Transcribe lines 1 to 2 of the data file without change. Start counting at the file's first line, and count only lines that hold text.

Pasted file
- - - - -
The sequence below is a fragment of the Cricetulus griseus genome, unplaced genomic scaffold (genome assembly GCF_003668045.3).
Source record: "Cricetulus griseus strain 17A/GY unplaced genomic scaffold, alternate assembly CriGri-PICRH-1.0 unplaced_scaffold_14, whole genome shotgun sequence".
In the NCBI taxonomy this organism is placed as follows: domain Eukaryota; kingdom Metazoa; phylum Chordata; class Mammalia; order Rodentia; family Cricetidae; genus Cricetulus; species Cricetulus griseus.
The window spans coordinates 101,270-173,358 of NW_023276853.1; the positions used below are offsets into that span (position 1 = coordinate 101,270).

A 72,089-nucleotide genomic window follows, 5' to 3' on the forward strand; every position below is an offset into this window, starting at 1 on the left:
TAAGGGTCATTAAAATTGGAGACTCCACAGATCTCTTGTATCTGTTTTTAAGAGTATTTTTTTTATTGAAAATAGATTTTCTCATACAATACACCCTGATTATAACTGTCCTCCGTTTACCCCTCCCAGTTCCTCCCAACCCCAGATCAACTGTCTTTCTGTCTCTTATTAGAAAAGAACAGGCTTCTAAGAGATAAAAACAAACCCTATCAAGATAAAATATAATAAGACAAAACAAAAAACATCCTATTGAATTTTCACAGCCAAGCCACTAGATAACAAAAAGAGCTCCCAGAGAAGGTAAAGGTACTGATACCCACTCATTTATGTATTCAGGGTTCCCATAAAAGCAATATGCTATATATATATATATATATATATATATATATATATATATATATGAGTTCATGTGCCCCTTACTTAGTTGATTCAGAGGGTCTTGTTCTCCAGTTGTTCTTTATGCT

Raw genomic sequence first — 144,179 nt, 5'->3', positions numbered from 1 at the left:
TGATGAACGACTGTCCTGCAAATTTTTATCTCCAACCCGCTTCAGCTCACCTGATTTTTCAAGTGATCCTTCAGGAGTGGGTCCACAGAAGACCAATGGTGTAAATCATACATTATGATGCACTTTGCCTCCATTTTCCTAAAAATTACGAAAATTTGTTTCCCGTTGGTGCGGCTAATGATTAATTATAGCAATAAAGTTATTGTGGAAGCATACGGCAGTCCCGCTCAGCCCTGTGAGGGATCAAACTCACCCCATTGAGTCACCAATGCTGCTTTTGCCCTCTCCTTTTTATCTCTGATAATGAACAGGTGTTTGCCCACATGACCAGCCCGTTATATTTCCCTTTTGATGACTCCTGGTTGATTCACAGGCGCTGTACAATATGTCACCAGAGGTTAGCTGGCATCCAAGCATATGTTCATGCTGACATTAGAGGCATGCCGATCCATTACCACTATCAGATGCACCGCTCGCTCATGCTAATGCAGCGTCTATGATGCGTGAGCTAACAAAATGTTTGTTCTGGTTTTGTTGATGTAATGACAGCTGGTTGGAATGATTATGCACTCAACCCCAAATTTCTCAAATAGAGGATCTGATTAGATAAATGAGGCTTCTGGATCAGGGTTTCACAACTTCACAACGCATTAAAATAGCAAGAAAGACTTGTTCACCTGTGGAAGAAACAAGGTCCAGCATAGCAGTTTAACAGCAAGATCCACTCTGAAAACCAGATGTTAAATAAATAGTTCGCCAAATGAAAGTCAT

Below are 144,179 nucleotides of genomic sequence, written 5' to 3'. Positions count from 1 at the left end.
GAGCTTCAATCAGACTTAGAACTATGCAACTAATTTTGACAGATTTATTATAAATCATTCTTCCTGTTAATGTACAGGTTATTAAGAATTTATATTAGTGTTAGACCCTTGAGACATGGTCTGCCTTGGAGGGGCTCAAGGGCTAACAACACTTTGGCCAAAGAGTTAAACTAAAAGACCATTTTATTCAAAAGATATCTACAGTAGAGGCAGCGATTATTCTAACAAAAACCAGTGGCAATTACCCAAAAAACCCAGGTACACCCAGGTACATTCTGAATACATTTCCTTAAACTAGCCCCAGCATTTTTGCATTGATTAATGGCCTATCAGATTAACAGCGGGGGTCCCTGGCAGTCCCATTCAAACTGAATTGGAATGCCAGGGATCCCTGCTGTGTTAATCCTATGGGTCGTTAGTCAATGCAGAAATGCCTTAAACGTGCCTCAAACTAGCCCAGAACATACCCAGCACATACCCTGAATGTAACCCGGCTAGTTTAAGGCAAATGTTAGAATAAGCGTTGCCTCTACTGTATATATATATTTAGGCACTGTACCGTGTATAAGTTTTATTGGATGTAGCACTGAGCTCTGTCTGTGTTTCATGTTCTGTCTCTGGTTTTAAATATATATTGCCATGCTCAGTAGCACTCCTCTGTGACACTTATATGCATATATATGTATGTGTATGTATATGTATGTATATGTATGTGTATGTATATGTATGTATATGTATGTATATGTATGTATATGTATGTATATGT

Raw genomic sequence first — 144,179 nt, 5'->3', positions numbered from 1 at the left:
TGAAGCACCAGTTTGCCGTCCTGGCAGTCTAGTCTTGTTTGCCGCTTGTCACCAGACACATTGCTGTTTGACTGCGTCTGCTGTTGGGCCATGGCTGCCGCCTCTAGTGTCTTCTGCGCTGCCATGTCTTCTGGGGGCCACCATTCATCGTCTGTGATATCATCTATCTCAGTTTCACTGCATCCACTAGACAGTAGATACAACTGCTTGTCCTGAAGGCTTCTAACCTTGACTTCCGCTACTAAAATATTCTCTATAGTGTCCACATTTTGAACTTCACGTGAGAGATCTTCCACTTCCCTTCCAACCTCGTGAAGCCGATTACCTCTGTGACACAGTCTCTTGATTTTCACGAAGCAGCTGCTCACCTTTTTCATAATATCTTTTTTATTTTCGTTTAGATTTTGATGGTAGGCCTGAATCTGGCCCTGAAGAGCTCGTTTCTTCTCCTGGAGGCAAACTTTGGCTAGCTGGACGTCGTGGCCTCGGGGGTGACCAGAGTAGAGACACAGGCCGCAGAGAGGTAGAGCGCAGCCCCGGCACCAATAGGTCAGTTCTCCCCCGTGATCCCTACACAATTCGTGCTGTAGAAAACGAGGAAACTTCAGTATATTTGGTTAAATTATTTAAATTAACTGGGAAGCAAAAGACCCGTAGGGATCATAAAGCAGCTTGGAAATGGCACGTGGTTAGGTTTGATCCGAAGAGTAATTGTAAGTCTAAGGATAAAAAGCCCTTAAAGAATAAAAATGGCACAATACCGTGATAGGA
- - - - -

The sequence below is a fragment of the Cricetulus griseus genome, unplaced genomic scaffold (genome assembly GCF_003668045.3).
Source record: "Cricetulus griseus strain 17A/GY unplaced genomic scaffold, alternate assembly CriGri-PICRH-1.0 unplaced_scaffold_14, whole genome shotgun sequence".